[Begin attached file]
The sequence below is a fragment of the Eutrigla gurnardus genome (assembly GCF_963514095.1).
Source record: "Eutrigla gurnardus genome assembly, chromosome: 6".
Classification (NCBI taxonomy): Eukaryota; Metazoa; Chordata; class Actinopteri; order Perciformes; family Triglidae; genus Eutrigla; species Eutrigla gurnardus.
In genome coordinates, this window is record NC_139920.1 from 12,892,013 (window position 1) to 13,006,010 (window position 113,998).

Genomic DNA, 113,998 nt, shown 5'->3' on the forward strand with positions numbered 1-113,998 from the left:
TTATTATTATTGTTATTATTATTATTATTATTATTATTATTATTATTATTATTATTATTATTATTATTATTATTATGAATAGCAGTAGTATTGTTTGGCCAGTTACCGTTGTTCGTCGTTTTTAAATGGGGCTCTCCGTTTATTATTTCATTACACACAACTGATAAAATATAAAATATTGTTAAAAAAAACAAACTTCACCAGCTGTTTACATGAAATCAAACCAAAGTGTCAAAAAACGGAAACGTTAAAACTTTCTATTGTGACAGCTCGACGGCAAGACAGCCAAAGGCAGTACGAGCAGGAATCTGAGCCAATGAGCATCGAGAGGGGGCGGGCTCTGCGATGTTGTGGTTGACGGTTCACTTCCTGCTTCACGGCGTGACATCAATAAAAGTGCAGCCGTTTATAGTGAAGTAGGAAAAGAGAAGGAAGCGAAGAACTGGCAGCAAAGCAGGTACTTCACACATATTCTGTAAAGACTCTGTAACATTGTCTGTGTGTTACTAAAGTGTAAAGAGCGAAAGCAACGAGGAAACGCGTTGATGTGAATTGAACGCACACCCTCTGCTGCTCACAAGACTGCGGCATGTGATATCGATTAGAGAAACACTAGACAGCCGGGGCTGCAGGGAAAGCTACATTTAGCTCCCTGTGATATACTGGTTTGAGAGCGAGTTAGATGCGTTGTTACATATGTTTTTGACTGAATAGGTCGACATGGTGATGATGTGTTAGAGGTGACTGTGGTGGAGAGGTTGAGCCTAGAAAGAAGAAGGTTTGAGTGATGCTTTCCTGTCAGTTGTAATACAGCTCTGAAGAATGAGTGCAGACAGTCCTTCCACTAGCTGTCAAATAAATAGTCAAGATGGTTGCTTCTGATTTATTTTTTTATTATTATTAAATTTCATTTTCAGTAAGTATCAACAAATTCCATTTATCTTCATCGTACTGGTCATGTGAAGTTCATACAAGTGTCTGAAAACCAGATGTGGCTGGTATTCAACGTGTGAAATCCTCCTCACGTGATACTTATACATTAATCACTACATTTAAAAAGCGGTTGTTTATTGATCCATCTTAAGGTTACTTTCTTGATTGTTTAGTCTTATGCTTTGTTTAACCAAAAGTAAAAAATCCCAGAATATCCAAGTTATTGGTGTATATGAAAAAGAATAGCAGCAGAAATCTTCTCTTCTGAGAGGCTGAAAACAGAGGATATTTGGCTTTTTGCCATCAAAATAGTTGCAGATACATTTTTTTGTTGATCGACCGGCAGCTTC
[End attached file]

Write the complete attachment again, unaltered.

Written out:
The sequence below is a fragment of the Eutrigla gurnardus genome (assembly GCF_963514095.1).
Source record: "Eutrigla gurnardus genome assembly, chromosome: 6".
Classification (NCBI taxonomy): Eukaryota; Metazoa; Chordata; class Actinopteri; order Perciformes; family Triglidae; genus Eutrigla; species Eutrigla gurnardus.
In genome coordinates, this window is record NC_139920.1 from 12,892,013 (window position 1) to 13,006,010 (window position 113,998).

Genomic DNA, 113,998 nt, shown 5'->3' on the forward strand with positions numbered 1-113,998 from the left:
TTATTATTATTGTTATTATTATTATTATTATTATTATTATTATTATTATTATTATTATTATTATTATTATTATTATGAATAGCAGTAGTATTGTTTGGCCAGTTACCGTTGTTCGTCGTTTTTAAATGGGGCTCTCCGTTTATTATTTCATTACACACAACTGATAAAATATAAAATATTGTTAAAAAAAACAAACTTCACCAGCTGTTTACATGAAATCAAACCAAAGTGTCAAAAAACGGAAACGTTAAAACTTTCTATTGTGACAGCTCGACGGCAAGACAGCCAAAGGCAGTACGAGCAGGAATCTGAGCCAATGAGCATCGAGAGGGGGCGGGCTCTGCGATGTTGTGGTTGACGGTTCACTTCCTGCTTCACGGCGTGACATCAATAAAAGTGCAGCCGTTTATAGTGAAGTAGGAAAAGAGAAGGAAGCGAAGAACTGGCAGCAAAGCAGGTACTTCACACATATTCTGTAAAGACTCTGTAACATTGTCTGTGTGTTACTAAAGTGTAAAGAGCGAAAGCAACGAGGAAACGCGTTGATGTGAATTGAACGCACACCCTCTGCTGCTCACAAGACTGCGGCATGTGATATCGATTAGAGAAACACTAGACAGCCGGGGCTGCAGGGAAAGCTACATTTAGCTCCCTGTGATATACTGGTTTGAGAGCGAGTTAGATGCGTTGTTACATATGTTTTTGACTGAATAGGTCGACATGGTGATGATGTGTTAGAGGTGACTGTGGTGGAGAGGTTGAGCCTAGAAAGAAGAAGGTTTGAGTGATGCTTTCCTGTCAGTTGTAATACAGCTCTGAAGAATGAGTGCAGACAGTCCTTCCACTAGCTGTCAAATAAATAGTCAAGATGGTTGCTTCTGATTTATTTTTTTATTATTATTAAATTTCATTTTCAGTAAGTATCAACAAATTCCATTTATCTTCATCGTACTGGTCATGTGAAGTTCATACAAGTGTCTGAAAACCAGATGTGGCTGGTATTCAACGTGTGAAATCCTCCTCACGTGATACTTATACATTAATCACTACATTTAAAAAGCGGTTGTTTATTGATCCATCTTAAGGTTACTTTCTTGATTGTTTAGTCTTATGCTTTGTTTAACCAAAAGTAAAAAATCCCAGAATATCCAAGTTATTGGTGTATATGAAAAAGAATAGCAGCAGAAATCTTCTCTTCTGAGAGGCTGAAAACAGAGGATATTTGGCTTTTTGCCATCAAAATAGTTGCAGATACATTTTTTTGTTGATCGACCGGCAGCTTC